Enough of us.
No three words in Joseph R. Biden’s inaugural address struck me as more profound.
Are there “enough of us?”
Biden thinks there are. He’s an optimist. That’s why he got elected.
Biden, as expected, pleaded for unity Wednesday as he became the 46th president of the United States.
But he surprised me by also making clear that unity doesn’t necessarily mean all of us in agreement pulling in the same direction, much as it might help at times.
All it really takes is “enough of us” to lead the way.
As Biden observed, our divisions are deep, and they are real, but they are not new.
“The battle is perennial, and victory is never assured. Through civil war, the Great Depression, world war, 9/11, through struggle, sacrifices and setbacks, our better angels have always prevailed. In each of these moments, enough of us — ENOUGH OF US — have come together to carry all of us forward, and we can do that now,” the president said.
There were enough of us on Nov. 3 to vote to pull us out of the abyss of Donald Trump’s presidency, although just barely enough in some places.
And now we must find enough of us willing to “join forces, stop the shouting and lower the temperature,” in Biden’s words, to end what he calls our “uncivil war.”
I think I’m willing. Are you?
As much as Democrats may not want to hear it, that may require setting aside their own understandable desire to punish Trump for his unprincipled four years in office.
It definitely will require more Republicans abandoning the self-delusion that the election was somehow stolen.
Joe Biden will never be known as a great orator, which only proves that oratory can be an overestimated talent in a leader.
What matters more is being able to communicate, and Biden managed Wednesday to once again communicate his basic decency and strength to an American public that needs both more than it may recognize.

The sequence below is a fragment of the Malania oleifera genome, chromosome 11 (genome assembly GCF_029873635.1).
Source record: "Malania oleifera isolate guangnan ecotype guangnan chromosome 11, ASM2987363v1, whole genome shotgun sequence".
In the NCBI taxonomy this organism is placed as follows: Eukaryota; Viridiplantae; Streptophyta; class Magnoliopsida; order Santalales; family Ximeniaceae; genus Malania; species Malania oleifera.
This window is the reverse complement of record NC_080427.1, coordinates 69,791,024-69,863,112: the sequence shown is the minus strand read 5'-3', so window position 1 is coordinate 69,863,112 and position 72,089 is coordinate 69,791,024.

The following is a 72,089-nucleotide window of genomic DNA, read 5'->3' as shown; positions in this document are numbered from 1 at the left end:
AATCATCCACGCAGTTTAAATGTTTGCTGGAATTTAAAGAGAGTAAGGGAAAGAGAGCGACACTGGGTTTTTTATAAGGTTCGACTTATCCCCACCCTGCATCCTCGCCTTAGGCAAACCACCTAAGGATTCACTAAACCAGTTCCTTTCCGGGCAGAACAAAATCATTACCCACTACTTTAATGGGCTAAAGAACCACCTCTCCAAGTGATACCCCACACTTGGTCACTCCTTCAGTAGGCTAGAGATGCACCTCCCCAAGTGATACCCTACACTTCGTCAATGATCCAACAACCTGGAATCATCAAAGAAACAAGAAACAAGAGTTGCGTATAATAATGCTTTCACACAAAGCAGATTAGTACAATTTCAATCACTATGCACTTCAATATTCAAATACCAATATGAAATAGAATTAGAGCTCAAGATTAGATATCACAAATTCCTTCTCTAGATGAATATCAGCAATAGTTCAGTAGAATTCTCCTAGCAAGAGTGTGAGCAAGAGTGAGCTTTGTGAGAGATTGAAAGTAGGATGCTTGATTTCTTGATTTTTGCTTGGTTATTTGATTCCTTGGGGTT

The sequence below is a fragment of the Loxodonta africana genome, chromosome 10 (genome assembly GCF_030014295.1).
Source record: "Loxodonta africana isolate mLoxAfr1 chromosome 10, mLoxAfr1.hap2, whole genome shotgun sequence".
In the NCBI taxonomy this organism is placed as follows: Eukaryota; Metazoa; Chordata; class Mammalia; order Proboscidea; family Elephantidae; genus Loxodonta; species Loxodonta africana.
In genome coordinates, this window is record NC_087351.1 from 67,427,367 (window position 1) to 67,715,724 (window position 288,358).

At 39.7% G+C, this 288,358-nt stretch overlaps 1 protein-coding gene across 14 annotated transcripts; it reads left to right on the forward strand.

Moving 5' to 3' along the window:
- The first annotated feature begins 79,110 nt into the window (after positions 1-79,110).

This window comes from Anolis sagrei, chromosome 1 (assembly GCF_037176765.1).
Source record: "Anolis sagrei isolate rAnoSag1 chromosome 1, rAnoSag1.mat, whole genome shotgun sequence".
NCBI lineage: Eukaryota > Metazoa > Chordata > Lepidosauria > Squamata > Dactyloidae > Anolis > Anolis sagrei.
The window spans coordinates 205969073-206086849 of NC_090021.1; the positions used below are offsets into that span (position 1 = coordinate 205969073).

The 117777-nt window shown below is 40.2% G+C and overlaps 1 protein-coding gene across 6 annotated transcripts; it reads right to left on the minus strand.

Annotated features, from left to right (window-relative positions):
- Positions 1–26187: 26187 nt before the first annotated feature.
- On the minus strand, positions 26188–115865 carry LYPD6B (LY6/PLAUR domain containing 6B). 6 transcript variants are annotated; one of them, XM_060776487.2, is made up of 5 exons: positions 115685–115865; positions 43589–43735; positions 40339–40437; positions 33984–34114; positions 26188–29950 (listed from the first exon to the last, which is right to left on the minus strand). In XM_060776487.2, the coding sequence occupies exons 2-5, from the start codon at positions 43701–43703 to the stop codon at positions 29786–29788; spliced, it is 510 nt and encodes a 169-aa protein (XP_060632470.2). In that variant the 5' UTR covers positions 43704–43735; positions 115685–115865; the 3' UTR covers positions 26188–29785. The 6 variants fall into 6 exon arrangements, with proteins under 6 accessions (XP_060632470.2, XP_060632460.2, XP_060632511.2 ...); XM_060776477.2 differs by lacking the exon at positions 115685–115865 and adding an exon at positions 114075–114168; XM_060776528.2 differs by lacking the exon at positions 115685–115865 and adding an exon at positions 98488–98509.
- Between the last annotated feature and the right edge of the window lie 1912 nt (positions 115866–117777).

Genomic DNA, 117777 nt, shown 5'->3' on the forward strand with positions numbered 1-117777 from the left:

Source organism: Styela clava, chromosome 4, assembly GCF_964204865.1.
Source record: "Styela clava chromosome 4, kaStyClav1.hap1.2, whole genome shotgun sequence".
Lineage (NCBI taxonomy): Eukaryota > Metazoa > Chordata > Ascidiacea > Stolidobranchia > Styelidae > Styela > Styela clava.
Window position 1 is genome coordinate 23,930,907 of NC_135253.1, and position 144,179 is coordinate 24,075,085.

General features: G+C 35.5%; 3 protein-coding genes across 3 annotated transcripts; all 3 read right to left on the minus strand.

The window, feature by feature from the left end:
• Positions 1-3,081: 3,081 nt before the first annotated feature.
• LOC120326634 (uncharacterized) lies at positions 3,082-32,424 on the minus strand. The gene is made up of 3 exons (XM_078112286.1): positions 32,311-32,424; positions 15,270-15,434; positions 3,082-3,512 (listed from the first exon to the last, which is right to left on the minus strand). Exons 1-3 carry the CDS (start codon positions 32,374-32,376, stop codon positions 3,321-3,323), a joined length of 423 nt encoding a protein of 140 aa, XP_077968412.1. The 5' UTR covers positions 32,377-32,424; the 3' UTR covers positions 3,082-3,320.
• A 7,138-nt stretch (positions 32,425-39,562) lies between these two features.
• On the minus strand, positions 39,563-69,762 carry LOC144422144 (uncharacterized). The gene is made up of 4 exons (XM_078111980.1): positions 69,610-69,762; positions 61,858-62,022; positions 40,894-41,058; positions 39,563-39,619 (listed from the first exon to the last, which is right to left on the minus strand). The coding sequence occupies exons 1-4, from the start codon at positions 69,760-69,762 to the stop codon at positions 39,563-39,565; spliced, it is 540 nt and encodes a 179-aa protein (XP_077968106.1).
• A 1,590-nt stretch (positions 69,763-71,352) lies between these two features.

Biden got his points across, eloquently at times thanks to the speechwriters, but more often simply, thanks to his own common sense.
We can end our uncivil war, he said, “if we are willing to stand in the other person’s shoes — as my mom would say.” That’s the sort of thing my mom would say, too.
Biden’s speech did not dwell on the mistakes of the man who preceded him in office, except by inference.
One such passage was his pledge to be “a president for all Americans,” implying not just for those who voted for him, the trap into which Trump fell.
I found myself disagreeing with Biden only once. That’s when he said: “And here we stand, just days after a riotous mob thought they could use violence to silence the will of the people, to stop the work of our democracy, to drive us from this sacred ground.”
For me, the truly frightening part of Jan. 6 is that the riotous mob believed it actually represented the will of the people, having convinced itself beyond reason that Trump won the election. That’s a distinction that should not be overlooked.
Sure, the inauguration itself is proof that enough of us know better, but are there also enough of us to bring the country together, put the pandemic behind us and move forward on the other great challenges we face?
Biden’s lofty words were a complete contrast from the dark ones delivered four years previously by Trump in his flag-waving “American carnage” speech.
Maybe that’s evidence of our national bipolar disorder.
I’d prefer to think it’s a sign that we’ve already taken the first step in our recovery.